Friday, September 24, 2010

Summer Fade

Summer Fade
Some exciting... some mundane, trips to Willard, watching softball on Prom, cruising on Explorer to Caribbean, poetry alone at night, catching woodchucks, some summer rain, dinners with D and M, daiquiris on the deck with friends, losing a close friend, boardwalk at Seaside, saw the Situation?, West Coast games with the Sox, Belfast visit, abandoned farm on Route 1, turkeys in the backyard, Artwalk, Smithwicks with bro, time with family in NJ, best garden ever, Sundays at Maine State Music, special times with E- and J-, catching the balloons along the Androscoggin, walking the trail at Stroudwater, waitin' for Earl, new friends in VT, walkin' the boulevard, up before dawn on the porch, caring for the crops, sidewalk art, cutting some wood, Birdman's big day, gliding over Lake Winnipesaukee's surface, Steve Miller Band, NYC and Philly, the Three Apostles, sunny spots with Molly and Sophie, Bintliff's for brunch, surviving a tornado, that new Mellencamp CD, strawberry rhubarb pie, trying the Good Egg, 12th Night under the stars, building that scarecrow and other adventures now forgotten,
Summer Fade.

Thursday, September 23, 2010

Java Moe

Ok, so it's a sad tale. Last June some time someone absconded with, broke, stole, played a dirty trick, or I just plain left it somewhere--- my Willie Shakespeare coffee cup. "To Be or Not To Be..." and all that jazz! Now, yes it's true. I know what you're thinking. Might I have just misplaced it? That's what I thought last spring, but now it's the first day of fall and (like a lost cat) seems to be gone for good. And yes, it was dearly like a good friend... I thought of it as part of my writers' family. What to do? Well, my period of mourning is over. I've moved on, as they say. Thanks to a good artist friend nearby; he came to the rescue. He makes lots ceramic pieces, including these wonderful cups, and graciously gave me one. Thanks so much Moe! You know a morning for me without java... well, I just couldn't fathom it.

Wednesday, September 22, 2010

Cool Sneaks

Kids today! Fashion today! These colors are a long way away from my simple PF Flyer days that Mom bought for me at the local discount store. Although the design of that pair, second from the left, looks pretty close. Each spring, my Mom would restock my brother and I with a brand spanking, new pair of hightop sneakers. By late August, as I remember, the colors were indistinguishable and our toes were pushing their way through major holes, thanks to endless games of baseball, hide and seek, building tree forts and our home-made racing buggies(our version of go-carts with just kid power) and just the effect of two growing pre-teen boys. My sisters and their sneakers? Who knows. They are probably still perfectly preserved somewhere out there in sneaker heaven! Hahahahaha!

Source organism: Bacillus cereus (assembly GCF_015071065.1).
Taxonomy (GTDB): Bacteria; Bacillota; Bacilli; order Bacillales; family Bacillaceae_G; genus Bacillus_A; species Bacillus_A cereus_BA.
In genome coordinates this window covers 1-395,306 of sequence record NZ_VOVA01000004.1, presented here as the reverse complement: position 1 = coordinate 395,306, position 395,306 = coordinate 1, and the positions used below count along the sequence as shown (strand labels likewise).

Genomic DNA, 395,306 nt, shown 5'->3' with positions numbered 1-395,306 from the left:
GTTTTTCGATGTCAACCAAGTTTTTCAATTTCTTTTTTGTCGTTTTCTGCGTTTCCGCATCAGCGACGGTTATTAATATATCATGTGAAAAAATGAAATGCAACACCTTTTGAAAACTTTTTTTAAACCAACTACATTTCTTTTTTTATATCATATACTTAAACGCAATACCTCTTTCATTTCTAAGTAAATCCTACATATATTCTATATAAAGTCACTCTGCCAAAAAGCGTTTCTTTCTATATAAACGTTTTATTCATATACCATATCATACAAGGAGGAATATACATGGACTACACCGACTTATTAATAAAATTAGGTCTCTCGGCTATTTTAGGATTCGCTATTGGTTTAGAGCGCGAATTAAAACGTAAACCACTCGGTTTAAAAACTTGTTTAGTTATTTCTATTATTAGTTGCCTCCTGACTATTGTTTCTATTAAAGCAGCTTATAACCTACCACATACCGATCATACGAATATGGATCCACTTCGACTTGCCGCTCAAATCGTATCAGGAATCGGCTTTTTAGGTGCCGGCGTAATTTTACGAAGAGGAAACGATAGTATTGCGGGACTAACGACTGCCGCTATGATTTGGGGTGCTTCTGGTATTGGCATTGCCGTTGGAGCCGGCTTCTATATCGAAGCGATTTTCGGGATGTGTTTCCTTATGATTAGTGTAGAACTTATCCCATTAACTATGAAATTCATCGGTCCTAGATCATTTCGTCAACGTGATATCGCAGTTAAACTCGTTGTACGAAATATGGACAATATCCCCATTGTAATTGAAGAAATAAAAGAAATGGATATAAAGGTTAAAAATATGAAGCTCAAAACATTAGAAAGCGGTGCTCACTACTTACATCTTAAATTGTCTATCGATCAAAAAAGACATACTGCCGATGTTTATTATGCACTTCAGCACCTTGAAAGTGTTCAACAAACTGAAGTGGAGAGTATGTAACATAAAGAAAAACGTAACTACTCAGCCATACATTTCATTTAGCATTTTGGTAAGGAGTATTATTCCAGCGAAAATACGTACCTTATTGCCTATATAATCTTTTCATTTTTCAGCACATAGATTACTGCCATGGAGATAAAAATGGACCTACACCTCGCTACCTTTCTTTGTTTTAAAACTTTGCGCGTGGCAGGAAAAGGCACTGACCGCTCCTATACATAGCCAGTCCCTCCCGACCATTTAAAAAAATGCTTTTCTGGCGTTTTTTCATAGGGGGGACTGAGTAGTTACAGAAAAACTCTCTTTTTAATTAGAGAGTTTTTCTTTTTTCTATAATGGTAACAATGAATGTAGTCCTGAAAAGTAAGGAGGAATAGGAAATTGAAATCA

Tuesday, September 21, 2010

Love, Family, Magic

Ya, I know Lady Gaga visited Portland yesterday afternoon, but the highlight of the day for me was the return of Dinnie, my sister. She brought another of her beautiful daughters along for a first time visit to the city. It was only my second time meeting Dinnie, but it really seems like I've known her forever! Here's my post from our first meeting:
September 21, 2009-
"To say that yesterday was a 'life altering day' for me would not be close to an overstatement. Mom always told me that certain events in life are 'worth the wait', and I'd readily agree with that. It's not often that one gets to mid-life with a close, loving family and suddenly have it grow by one. Lucky us! Throughout the day, the most frequently asked question of me was "Are you nervous?" My reply was always "No, I'm excited." I really was and still am. I thought it was especially poignant, that after meeting at a local hotel, we proceeded to the Fort Allen Park for photos at the bandstand. My 'new' sister, D-, grew up in a home nearby, actually where the Portland House now stands on Eastern Promenade. A wonderful family of four is now five, with lots more nieces and nephews in the wings. How can you beat a last day of summer that brought such an marvelous occurrence."
Dinner at Fore Street topped off a fabulous evening filled with love, family and magical moments.

Monday, September 20, 2010

Sea Grass